NIOSH: a healthy work design and well-being perspective helps during the COVID-19 pandemic

The COVID-19 pandemic is adversely affecting worker well-being in many ways, including through decreased economic security. Economic aspects of overall health and well-being, along with physical, psychological, and social aspects, are a fundamental focus of the NIOSH Healthy Work Design and Well-being Program (HWD).

The mission of HWD is to protect and advance worker safety, health, and well-being by improving the design of work, management practices, and the physical and psychosocial work environment.

While there is no standard definition of economic security, it has been defined to include having adequate income and assets, access to benefits such as paid leave and health insurance, and some control over job content and the opportunity to build a career. Another definition includes individual and collective rights (such as worker rights protected by law and the right to be represented by trade unions), the opportunity for income-earning activities, protection of income-earning work, working conditions that are safe and promote well-being, and the opportunity to gain and retain skills. Regardless of how it is defined, economic security is a critical determinant of worker well-being.

Some examples of NIOSH-sponsored research findings that highlight the importance of economic security among workers include:

  • Unemployment adversely affects worker health and is a major source of psychological stress (Ray and Sauter, 2012).
  • Job security improves worker engagement, which in turn improves their productivity and the health of organizations and communities (Asfaw and Chang, 2019).
  • Low wages limit the funds available for food, shelter, and healthcare and adversely affect self-esteem and job satisfaction (Leigh and De Vogli, 2016).
  • Access to paid sick leave affects the ability of workers and their families to seek medical care (Asfaw and Colopy, 2017), workers’ ability to take time off to recuperate from illness and avoid occupational injuries (Asfaw et al., 2012), and their ability to reduce the spread of infections at work (Asfaw et al., 2017).
  • Fewer than half of workers in agriculture, forestry, fishing, and construction industries had access to paid sick leave in 2018 (Asfaw et al., 2019).
  • The percentage of all workers without health insurance decreased from 17.5% in 2010 to 10.9% in 2015. However, in 2015, workers in non-standard work arrangements, such as independent contractors, those working for temporary staffing agencies, and those working “on-call,” were less likely to have health insurance (21% or above) than workers with regular, permanent work arrangements (9.1%) (Luckhaupt et al., 2017).

In addition, research has demonstrated the associations of economic security with suicide, parent’s ability to satisfy children’s needs, and access to adequate housing:

  • Unemployment is associated with greater incidence of suicide; the risk is greatest in the first five years and persists for up to 16 years after unemployment (Milner et al. 2013).
  • There is strong evidence linking low income to children’s development, academic achievement, and health and evidence that financial security can improve parents’ ability to satisfy children’s basic needs (e.g., food, shelter, medical care) and provide developmentally appropriate child care.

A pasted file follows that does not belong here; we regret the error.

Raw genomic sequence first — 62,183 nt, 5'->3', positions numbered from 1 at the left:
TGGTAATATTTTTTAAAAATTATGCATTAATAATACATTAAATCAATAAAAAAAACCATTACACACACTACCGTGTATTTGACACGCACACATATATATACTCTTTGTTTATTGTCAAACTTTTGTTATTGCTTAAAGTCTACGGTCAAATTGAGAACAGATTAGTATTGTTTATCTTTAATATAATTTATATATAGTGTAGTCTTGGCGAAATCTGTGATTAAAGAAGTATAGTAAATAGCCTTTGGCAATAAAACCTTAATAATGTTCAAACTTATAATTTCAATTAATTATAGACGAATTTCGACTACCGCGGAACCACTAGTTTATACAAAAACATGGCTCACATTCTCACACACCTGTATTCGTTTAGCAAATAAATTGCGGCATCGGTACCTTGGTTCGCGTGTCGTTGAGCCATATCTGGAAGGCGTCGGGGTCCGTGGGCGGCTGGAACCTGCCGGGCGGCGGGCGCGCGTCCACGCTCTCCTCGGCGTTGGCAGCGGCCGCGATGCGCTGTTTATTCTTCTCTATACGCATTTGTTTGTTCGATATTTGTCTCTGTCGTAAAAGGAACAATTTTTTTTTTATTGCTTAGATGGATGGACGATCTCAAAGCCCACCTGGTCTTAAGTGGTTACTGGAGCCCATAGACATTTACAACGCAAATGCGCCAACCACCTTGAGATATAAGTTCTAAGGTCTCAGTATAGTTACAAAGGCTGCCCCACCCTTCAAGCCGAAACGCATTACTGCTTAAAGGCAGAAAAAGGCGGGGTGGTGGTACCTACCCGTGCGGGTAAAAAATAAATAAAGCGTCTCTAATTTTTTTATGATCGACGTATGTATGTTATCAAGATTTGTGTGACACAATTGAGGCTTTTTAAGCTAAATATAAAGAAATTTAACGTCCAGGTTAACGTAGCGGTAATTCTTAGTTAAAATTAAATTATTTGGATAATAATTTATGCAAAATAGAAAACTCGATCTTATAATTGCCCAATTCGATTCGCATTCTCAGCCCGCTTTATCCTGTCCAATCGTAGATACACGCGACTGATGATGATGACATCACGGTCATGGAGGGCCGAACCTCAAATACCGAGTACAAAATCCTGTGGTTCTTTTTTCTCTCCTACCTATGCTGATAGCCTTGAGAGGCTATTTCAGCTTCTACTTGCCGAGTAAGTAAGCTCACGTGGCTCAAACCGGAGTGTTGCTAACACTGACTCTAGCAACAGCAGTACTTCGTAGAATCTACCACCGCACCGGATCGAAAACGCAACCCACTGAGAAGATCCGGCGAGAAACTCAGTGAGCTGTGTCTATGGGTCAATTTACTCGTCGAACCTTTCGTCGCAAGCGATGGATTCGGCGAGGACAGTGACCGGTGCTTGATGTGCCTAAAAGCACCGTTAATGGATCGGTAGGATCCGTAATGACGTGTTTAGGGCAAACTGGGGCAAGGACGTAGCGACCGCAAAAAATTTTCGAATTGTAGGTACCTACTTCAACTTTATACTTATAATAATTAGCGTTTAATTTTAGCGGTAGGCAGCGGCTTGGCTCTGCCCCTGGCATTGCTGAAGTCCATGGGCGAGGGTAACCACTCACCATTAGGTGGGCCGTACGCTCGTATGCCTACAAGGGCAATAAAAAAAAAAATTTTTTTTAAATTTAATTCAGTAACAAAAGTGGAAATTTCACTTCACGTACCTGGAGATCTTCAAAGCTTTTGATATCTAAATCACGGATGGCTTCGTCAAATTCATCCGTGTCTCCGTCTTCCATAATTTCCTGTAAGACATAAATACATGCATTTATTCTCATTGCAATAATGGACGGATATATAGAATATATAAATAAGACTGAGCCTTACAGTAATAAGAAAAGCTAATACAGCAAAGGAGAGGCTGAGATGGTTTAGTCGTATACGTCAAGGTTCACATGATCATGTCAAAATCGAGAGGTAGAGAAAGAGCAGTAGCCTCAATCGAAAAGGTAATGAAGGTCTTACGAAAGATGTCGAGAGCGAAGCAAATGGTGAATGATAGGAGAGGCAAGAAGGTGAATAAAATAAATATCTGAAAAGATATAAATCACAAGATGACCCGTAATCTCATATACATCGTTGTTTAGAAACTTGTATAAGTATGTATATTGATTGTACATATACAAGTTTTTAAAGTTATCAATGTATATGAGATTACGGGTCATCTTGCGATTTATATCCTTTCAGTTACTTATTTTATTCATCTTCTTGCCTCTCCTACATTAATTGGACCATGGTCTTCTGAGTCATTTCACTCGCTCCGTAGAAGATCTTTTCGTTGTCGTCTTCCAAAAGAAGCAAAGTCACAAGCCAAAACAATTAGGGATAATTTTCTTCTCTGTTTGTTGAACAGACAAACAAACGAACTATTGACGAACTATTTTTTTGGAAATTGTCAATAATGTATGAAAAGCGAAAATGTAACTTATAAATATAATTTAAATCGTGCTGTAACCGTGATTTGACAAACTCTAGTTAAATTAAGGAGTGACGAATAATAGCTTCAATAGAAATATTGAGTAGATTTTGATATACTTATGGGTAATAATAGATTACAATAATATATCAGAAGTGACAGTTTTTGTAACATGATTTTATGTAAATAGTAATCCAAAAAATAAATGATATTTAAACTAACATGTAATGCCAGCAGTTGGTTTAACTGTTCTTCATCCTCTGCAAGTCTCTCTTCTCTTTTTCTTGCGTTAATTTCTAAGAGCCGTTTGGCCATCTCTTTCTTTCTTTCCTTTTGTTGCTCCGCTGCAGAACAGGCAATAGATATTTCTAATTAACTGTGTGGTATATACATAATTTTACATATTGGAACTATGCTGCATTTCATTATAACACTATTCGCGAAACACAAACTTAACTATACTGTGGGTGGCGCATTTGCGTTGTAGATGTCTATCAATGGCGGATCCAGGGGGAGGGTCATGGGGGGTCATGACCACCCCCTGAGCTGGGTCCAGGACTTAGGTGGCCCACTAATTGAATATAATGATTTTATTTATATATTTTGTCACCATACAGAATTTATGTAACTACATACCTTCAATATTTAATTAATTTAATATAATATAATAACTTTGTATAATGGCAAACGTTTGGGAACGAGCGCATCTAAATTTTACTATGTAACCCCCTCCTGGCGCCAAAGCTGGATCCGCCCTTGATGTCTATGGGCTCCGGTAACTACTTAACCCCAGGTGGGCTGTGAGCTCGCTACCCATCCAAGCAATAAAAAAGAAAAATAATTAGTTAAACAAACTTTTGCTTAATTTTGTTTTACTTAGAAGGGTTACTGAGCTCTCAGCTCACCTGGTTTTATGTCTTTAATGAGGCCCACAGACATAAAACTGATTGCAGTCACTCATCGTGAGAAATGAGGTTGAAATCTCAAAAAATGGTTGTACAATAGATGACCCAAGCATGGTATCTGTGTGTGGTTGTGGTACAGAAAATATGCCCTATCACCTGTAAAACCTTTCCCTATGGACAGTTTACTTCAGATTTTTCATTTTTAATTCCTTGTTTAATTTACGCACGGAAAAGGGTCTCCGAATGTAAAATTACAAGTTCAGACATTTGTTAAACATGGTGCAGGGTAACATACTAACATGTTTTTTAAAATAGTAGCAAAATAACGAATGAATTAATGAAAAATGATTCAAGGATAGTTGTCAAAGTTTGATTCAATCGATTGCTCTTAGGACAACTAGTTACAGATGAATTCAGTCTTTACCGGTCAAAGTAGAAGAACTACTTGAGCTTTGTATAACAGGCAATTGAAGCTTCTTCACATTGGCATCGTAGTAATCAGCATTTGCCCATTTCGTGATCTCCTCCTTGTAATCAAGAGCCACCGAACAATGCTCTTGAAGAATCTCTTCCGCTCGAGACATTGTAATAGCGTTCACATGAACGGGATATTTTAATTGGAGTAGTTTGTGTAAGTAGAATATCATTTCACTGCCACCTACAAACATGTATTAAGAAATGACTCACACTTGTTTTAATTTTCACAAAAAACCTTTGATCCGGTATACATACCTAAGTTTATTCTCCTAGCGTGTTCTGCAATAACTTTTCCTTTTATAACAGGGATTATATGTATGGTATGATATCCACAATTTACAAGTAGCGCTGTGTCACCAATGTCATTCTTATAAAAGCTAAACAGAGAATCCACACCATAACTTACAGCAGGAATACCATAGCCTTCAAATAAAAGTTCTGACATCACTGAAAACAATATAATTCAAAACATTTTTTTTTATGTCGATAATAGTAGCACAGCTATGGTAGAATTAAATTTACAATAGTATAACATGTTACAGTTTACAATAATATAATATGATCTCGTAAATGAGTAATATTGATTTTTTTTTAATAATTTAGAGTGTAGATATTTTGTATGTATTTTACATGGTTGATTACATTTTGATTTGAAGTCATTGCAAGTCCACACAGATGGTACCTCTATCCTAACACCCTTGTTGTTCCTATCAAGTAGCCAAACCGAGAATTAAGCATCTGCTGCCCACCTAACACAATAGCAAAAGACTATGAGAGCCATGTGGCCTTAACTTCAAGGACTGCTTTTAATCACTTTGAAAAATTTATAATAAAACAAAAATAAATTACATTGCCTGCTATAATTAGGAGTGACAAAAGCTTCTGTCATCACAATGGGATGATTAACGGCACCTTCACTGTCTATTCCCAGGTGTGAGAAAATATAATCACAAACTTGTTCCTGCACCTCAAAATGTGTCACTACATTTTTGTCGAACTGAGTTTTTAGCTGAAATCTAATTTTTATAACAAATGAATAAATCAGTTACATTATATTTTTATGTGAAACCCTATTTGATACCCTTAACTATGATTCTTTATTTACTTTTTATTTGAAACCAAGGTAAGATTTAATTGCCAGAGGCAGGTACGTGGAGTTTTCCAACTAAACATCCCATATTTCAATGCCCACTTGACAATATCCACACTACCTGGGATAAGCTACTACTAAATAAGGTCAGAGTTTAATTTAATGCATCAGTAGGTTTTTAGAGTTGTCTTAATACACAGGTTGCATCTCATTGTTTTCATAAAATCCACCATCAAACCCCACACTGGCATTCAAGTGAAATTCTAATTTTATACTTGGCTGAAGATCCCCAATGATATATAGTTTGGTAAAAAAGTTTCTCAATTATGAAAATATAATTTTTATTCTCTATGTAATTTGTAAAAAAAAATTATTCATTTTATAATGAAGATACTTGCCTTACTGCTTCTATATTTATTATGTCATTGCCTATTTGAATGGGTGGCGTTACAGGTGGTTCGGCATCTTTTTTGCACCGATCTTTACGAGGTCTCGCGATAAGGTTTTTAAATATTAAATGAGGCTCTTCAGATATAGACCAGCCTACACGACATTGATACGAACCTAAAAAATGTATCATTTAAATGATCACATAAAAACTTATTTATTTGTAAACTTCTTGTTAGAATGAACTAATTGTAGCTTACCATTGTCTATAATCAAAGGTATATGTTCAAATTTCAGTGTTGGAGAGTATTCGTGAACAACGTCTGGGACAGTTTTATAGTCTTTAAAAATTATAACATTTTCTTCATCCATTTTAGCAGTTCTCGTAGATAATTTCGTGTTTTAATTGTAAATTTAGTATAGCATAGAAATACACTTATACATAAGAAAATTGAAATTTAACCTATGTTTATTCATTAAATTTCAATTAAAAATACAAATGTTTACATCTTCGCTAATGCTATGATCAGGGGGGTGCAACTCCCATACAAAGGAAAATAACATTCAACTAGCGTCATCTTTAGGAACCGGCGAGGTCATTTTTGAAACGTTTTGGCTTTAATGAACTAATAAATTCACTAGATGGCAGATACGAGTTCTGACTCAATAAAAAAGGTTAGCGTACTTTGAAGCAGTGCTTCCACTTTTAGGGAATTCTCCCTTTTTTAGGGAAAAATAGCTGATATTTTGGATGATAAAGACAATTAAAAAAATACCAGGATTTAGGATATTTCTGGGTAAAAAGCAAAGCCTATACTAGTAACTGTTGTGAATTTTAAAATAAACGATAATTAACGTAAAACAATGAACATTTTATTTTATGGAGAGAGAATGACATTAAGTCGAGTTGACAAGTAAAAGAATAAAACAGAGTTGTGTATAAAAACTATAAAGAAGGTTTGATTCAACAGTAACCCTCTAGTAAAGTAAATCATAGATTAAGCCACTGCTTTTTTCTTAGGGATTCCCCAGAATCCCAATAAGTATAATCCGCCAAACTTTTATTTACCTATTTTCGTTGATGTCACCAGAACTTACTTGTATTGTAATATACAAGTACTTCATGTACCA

• Economic security is associated with homelessness that can both worsen health and the ability to seek treatment.

Problems with economic security during the COVID-19 pandemic are already evident through data collected through the COVID Impact Survey. The survey is conducted by the National Opinion Research Center at the University of Chicago for the Data Foundation and asks how households experience the pandemic using physical health, economic security, food security, and employment metrics. Data collected in April and May 2020 demonstrate that:

  • Despite the economic stimulus effort, respondents in 17% of households in April and 16% in May reported they would not be able to pay for an unexpected $400 expense.
  • Respondents in approximately 27% of households worried about having enough food over the past month, and 22% of households reported not being able to afford to buy more food when it runs out. Six percent of respondents also received support from food pantries across the country.
  • Both “worry about” and “experience with” food insecurity were higher for respondents without a high school diploma (53% worry, 47% experience), with household incomes less than $30,000 (47%, 41%), and in households with children (36%, 32%) compared to respondents with more education, higher incomes, and no children.

Of those who continue to work during the pandemic, many are unable to work remotely. This distinction has health, social, and economic implications. Those working remotely are less exposed to infection, better able to preserve their economic security, and already earning more than those who are unable to work remotely. During April and May 2020, 57% of those in households earning more than $125,000 per year reported working remotely, only 19% of those in households earning less than $60,000 per year reported having this ability.

Multiple pandemic-related changes affecting worker economic security are taking place simultaneously, rapidly, and on a global scale. This makes it hard to fully assess the long-term effects of these changes for workers, their families and communities, and their employers. While economic security is a determinant of worker well-being regardless of overall economic conditions, the current pandemic provides an opportunity to design strategies both at the policy and the organizational levels that improve both the level and distribution of economic security for all workers, including through adequate income and benefits.